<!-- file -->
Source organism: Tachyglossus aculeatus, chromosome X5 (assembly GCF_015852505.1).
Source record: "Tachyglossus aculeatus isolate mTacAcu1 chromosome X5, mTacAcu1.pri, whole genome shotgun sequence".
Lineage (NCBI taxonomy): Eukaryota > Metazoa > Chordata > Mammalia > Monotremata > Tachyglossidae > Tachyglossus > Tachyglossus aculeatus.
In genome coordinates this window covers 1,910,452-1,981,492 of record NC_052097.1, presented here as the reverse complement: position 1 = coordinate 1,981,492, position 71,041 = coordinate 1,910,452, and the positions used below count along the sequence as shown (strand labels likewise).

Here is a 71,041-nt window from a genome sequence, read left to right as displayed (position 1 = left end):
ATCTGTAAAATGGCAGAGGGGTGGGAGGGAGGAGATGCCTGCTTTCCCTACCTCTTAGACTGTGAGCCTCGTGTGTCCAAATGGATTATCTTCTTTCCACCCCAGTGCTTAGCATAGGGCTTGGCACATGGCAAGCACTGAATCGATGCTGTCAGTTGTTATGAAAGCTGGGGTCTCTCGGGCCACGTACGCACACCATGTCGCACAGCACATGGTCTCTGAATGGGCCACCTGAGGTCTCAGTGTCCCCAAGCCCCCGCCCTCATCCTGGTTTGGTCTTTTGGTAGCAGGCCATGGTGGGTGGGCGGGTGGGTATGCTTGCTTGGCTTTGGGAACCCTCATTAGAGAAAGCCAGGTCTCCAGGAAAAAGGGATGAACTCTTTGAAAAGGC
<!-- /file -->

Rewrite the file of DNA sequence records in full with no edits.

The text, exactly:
Source organism: Tachyglossus aculeatus, chromosome X5 (assembly GCF_015852505.1).
Source record: "Tachyglossus aculeatus isolate mTacAcu1 chromosome X5, mTacAcu1.pri, whole genome shotgun sequence".
Lineage (NCBI taxonomy): Eukaryota > Metazoa > Chordata > Mammalia > Monotremata > Tachyglossidae > Tachyglossus > Tachyglossus aculeatus.
In genome coordinates this window covers 1,910,452-1,981,492 of record NC_052097.1, presented here as the reverse complement: position 1 = coordinate 1,981,492, position 71,041 = coordinate 1,910,452, and the positions used below count along the sequence as shown (strand labels likewise).

Here is a 71,041-nt window from a genome sequence, read left to right as displayed (position 1 = left end):
ATCTGTAAAATGGCAGAGGGGTGGGAGGGAGGAGATGCCTGCTTTCCCTACCTCTTAGACTGTGAGCCTCGTGTGTCCAAATGGATTATCTTCTTTCCACCCCAGTGCTTAGCATAGGGCTTGGCACATGGCAAGCACTGAATCGATGCTGTCAGTTGTTATGAAAGCTGGGGTCTCTCGGGCCACGTACGCACACCATGTCGCACAGCACATGGTCTCTGAATGGGCCACCTGAGGTCTCAGTGTCCCCAAGCCCCCGCCCTCATCCTGGTTTGGTCTTTTGGTAGCAGGCCATGGTGGGTGGGCGGGTGGGTATGCTTGCTTGGCTTTGGGAACCCTCATTAGAGAAAGCCAGGTCTCCAGGAAAAAGGGATGAACTCTTTGAAAAGGC